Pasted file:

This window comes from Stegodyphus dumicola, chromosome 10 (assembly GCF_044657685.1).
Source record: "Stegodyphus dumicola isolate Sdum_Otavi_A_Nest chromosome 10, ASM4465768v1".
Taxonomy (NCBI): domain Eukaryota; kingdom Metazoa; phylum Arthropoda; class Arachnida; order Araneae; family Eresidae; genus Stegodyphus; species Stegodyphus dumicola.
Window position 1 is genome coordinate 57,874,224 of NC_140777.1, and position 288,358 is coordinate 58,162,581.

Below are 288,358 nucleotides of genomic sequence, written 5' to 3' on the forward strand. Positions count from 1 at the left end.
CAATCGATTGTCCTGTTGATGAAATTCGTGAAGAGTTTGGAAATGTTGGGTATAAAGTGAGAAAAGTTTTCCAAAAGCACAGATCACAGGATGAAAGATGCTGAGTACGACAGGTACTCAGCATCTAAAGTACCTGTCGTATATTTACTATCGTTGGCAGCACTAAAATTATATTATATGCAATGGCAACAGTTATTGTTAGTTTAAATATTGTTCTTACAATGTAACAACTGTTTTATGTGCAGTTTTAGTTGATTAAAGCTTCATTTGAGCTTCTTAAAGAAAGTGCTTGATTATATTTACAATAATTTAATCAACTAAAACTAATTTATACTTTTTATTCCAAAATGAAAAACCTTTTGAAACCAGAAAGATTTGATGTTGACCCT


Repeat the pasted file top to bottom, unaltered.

This window comes from Stegodyphus dumicola, chromosome 10 (assembly GCF_044657685.1).
Source record: "Stegodyphus dumicola isolate Sdum_Otavi_A_Nest chromosome 10, ASM4465768v1".
Taxonomy (NCBI): domain Eukaryota; kingdom Metazoa; phylum Arthropoda; class Arachnida; order Araneae; family Eresidae; genus Stegodyphus; species Stegodyphus dumicola.
Window position 1 is genome coordinate 57,874,224 of NC_140777.1, and position 288,358 is coordinate 58,162,581.

Below are 288,358 nucleotides of genomic sequence, written 5' to 3' on the forward strand. Positions count from 1 at the left end.
CAATCGATTGTCCTGTTGATGAAATTCGTGAAGAGTTTGGAAATGTTGGGTATAAAGTGAGAAAAGTTTTCCAAAAGCACAGATCACAGGATGAAAGATGCTGAGTACGACAGGTACTCAGCATCTAAAGTACCTGTCGTATATTTACTATCGTTGGCAGCACTAAAATTATATTATATGCAATGGCAACAGTTATTGTTAGTTTAAATATTGTTCTTACAATGTAACAACTGTTTTATGTGCAGTTTTAGTTGATTAAAGCTTCATTTGAGCTTCTTAAAGAAAGTGCTTGATTATATTTACAATAATTTAATCAACTAAAACTAATTTATACTTTTTATTCCAAAATGAAAAACCTTTTGAAACCAGAAAGATTTGATGTTGACCCT